[From Poems; by Rev Robert Brown, 1826]


I ENVY not the man who, while
The moon, as now, her radiance lends
To yonder small romantic isle,
Can eye unpleased the moss-clad pile
That from its verge ascends.

Never so beautifully shone
Those walls beneath the lunar light
As now, when mouldering, roofless, lone,
And silent, save but for the moan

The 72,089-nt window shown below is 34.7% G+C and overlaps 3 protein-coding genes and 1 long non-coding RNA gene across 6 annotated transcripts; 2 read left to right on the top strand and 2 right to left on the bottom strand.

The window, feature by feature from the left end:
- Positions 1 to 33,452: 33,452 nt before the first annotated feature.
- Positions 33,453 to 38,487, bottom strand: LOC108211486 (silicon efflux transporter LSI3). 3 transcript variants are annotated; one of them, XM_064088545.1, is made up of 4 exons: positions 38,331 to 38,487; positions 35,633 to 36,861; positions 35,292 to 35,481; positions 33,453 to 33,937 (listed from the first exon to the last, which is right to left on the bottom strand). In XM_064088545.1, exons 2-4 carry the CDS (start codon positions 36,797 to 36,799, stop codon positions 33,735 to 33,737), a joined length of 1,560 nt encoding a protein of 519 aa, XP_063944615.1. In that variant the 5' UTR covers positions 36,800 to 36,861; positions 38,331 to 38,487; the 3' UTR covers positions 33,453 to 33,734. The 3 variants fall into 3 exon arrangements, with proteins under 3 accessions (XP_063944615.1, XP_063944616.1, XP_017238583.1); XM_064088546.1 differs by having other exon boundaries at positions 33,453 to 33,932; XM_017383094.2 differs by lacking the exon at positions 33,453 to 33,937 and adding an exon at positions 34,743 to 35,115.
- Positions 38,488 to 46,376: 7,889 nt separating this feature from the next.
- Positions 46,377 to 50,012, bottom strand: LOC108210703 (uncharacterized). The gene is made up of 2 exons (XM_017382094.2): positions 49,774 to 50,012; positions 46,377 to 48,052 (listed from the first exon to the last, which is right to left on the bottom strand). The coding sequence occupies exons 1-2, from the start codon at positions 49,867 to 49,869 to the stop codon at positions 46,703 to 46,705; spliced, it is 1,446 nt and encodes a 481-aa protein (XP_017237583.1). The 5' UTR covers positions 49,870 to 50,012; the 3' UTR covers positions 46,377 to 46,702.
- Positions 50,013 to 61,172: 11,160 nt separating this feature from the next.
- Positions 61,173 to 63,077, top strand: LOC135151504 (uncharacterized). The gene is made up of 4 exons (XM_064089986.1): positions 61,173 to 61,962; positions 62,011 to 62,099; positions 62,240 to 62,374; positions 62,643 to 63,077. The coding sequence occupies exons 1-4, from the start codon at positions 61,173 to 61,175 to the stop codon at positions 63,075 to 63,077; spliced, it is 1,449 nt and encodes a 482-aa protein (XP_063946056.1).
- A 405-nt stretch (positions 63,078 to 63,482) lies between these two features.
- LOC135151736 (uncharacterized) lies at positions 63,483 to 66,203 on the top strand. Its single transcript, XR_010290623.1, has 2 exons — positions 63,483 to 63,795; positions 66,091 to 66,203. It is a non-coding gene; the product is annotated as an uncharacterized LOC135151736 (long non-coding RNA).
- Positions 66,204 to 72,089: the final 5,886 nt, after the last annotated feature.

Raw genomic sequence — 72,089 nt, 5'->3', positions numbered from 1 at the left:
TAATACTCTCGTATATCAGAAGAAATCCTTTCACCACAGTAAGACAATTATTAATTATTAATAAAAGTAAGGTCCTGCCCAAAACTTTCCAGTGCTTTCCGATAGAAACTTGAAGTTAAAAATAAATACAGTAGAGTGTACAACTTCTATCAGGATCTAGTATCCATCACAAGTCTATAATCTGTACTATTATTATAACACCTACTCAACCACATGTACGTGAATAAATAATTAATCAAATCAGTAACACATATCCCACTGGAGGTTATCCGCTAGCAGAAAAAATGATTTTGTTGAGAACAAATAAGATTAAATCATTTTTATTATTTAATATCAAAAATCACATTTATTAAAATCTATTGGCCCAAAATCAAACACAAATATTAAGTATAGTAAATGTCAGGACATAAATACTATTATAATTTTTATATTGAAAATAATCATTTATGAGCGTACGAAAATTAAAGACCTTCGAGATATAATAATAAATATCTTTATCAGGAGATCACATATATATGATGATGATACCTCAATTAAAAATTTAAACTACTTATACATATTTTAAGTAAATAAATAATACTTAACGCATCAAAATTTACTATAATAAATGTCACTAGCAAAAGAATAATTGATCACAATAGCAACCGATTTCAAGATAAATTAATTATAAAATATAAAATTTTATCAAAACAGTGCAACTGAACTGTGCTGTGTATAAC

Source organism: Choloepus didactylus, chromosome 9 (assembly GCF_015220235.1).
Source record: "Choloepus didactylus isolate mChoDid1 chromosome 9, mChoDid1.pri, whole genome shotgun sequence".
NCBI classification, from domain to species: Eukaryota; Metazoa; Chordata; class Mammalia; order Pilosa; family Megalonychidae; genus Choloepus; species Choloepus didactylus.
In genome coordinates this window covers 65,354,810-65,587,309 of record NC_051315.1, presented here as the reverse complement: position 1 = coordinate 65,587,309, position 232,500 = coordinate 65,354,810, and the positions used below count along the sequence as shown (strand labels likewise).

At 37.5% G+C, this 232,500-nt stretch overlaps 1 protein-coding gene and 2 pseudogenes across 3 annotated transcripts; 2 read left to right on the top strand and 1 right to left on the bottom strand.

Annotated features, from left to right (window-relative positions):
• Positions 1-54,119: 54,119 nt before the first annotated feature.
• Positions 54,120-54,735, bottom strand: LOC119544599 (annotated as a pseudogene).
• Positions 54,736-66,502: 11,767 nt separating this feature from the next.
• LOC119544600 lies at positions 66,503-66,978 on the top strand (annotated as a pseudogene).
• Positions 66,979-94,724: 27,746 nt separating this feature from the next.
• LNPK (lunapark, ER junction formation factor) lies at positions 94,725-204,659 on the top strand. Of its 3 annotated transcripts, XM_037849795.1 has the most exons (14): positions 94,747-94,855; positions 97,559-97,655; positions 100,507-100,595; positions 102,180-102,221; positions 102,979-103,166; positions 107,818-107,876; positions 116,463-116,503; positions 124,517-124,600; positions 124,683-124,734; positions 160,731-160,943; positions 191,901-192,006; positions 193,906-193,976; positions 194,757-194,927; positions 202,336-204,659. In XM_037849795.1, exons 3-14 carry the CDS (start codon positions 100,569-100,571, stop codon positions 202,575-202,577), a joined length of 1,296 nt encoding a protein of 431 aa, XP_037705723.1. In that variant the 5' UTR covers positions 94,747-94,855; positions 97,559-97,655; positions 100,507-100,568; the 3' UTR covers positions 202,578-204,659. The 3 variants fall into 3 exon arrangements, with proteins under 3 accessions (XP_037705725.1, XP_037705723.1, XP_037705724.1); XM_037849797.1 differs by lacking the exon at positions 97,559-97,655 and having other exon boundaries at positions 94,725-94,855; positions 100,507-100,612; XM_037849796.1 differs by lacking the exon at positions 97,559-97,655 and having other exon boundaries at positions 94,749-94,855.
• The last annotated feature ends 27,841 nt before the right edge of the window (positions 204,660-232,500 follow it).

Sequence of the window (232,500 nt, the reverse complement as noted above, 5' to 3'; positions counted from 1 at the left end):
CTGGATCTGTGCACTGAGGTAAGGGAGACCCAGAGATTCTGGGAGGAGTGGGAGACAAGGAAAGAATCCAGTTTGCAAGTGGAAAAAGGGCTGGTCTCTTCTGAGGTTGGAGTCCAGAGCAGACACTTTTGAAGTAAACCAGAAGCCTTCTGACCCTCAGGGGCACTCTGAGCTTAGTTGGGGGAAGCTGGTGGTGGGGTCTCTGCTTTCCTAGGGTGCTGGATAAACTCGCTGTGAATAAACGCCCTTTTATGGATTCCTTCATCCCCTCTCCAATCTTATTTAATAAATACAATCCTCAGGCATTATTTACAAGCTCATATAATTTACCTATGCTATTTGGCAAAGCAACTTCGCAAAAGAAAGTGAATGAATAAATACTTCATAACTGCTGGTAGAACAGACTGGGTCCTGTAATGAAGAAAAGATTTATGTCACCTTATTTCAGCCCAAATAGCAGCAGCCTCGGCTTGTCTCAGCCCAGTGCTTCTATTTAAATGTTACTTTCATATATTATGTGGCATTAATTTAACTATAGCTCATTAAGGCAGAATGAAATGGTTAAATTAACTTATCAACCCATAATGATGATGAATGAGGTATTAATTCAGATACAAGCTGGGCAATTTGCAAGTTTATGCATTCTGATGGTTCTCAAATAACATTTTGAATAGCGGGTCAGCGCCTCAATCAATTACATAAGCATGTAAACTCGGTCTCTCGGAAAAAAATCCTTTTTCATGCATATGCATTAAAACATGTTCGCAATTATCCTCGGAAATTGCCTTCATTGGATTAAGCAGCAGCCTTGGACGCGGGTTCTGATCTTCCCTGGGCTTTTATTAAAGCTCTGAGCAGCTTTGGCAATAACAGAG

That speaks the breezes' flight.

Thus never does the grove display
So sweet a scene, as when we view
Its leaves beginning to decay,
When summer's lively tint gives way
To autumn's graver hue.

Thus Christians loveliest too appear,
When from the pale decaying frame
The spirit flies without a fear,
Without a groan, or sigh, or tear,
To Him from whom it came.

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